Robinson Cano strikes out in the 6th inning against the...

Robinson Cano strikes out in the 6th inning against the Angels at Yankee Stadium. (July 15, 2012) Credit: David Pokress

Might Yankees ownership be willing to alter a policy it wasn't willing to change for Jorge Posada, Joe Girardi, Brian Cashman -- even Derek Jeter?

Under managing general partner Hal Steinbrenner, the Yankees have had a fairly concrete policy of letting contracts expire before talking extensions. But with Robinson Cano and Curtis Granderson due to become free agents after 2013, Cashman said he'd like to address both players' situations in the offseason.

"This winter, we'll be forced to look at some of these things," Cashman said Sunday. "It doesn't mean anything will happen from it, but we'll be forced to look at it. We'll have our conversations with the ownership. But no one's initiated anything."

Ownership, which has mandated a payroll of $189 million by 2014 to avoid steep luxury-tax penalties, did give him permission to alter the policy last offseason.

"We can do whatever we want when we want in terms of if we want to change our policy,'' Cashman said. "I'm not saying we're changing it, but we did approach Russell Martin about an extension before the season started. But regardless, there's no game plan in place other than acknowledging we're going to have to look at it because they'll be a year away from free agency come wintertime.''


Trade doingsSaying he already believes he has "a championship-caliber club'' and that the price of making a trade currently is prohibitive, Cashman said he's "not very optimistic we'll be needing to be active or should be active'' before the trade deadline.

"I'm very skeptical,'' he said. "But that does not mean I'm saying we're going to do nothing.''

With Joba Chamberlain (ankle) and Brett Gardner (elbow) likely returning within the month, Cashman said those could be all the reinforcements the Yankees need.

"Not as an insult to Brett Gardner, he's a huge asset that we can use, but have we missed him? No,'' Cashman said. "Have we missed Joba? No. All these guys, they can only make us better and give us more choices. But I don't feel if [they] don't come back, I have to do something because the other guys are doing such a great job for us.''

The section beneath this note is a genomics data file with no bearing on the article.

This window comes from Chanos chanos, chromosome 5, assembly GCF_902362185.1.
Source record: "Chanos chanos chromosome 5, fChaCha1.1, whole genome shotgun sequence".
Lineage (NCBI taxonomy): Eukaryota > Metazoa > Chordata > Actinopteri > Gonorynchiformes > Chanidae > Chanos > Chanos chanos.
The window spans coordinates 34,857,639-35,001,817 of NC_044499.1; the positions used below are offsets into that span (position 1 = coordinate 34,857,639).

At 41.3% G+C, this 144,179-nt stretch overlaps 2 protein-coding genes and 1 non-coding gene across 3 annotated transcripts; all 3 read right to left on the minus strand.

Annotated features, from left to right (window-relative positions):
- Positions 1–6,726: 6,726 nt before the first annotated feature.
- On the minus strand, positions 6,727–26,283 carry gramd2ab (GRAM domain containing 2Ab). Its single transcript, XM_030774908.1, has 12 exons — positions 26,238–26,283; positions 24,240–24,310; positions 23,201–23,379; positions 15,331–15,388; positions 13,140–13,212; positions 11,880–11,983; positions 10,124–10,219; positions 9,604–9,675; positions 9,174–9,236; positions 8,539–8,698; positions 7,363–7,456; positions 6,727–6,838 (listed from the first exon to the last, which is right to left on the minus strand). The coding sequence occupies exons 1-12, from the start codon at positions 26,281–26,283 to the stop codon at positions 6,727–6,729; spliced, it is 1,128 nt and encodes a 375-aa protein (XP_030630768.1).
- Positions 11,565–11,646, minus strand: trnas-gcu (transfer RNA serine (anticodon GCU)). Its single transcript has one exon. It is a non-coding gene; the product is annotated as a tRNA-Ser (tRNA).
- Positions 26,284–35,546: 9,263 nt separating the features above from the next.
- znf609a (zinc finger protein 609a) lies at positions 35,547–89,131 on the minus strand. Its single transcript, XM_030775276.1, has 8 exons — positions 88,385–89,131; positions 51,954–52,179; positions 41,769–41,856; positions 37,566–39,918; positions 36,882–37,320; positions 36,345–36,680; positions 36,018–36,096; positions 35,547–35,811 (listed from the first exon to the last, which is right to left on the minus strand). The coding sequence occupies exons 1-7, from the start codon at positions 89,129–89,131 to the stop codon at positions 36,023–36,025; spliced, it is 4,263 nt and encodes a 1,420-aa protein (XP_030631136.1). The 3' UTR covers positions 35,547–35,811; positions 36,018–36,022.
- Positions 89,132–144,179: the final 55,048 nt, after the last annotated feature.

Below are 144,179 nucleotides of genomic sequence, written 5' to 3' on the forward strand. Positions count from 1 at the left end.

Donning the pinstripesYankees first-round draft pick Ty Hensley, who signed just before Friday's deadline, was in uniform before the game. The righthander played catch with Andy Pettitte and shagged flies during batting practice.

"I was looking forward to meeting Derek Jeter a lot,'' said Hensley, 18, the 30th overall pick. "I was looking forward to meeting him and finally got to today. Was pretty pumped up about that.''

What was termed an "abnormality'' showed up on Hensley's MRI a couple of weeks ago -- costing him about $400,000, as he signed for $1.2 million instead of the $1.6 million slotted for the 30th pick -- but the pitcher said there's no concern.

"I'm healthy and I plan on staying healthy,'' Hensley said. "I've never been sore, even after I've thrown. I'm going to be healthy for a long time.''

When the Yankees drafted Hensley, who will report to Tampa on Monday to start his career in the GCL, he said his goal is to be in the majors by age 21. Said Hensley, "I think it's definitely within reach.''


Extra basesPettitte had an X-ray Sunday and said the doctor declared his fractured left fibula "50 percent'' healed, or right on schedule. Pettitte, who threw on flat ground again, said the target date for his return remains Sept. 1 . . . Gardner had four at-bats in a three-inning simulated game in Tampa Sunday. "I think everything went OK,'' Girardi said.

With James Crepea

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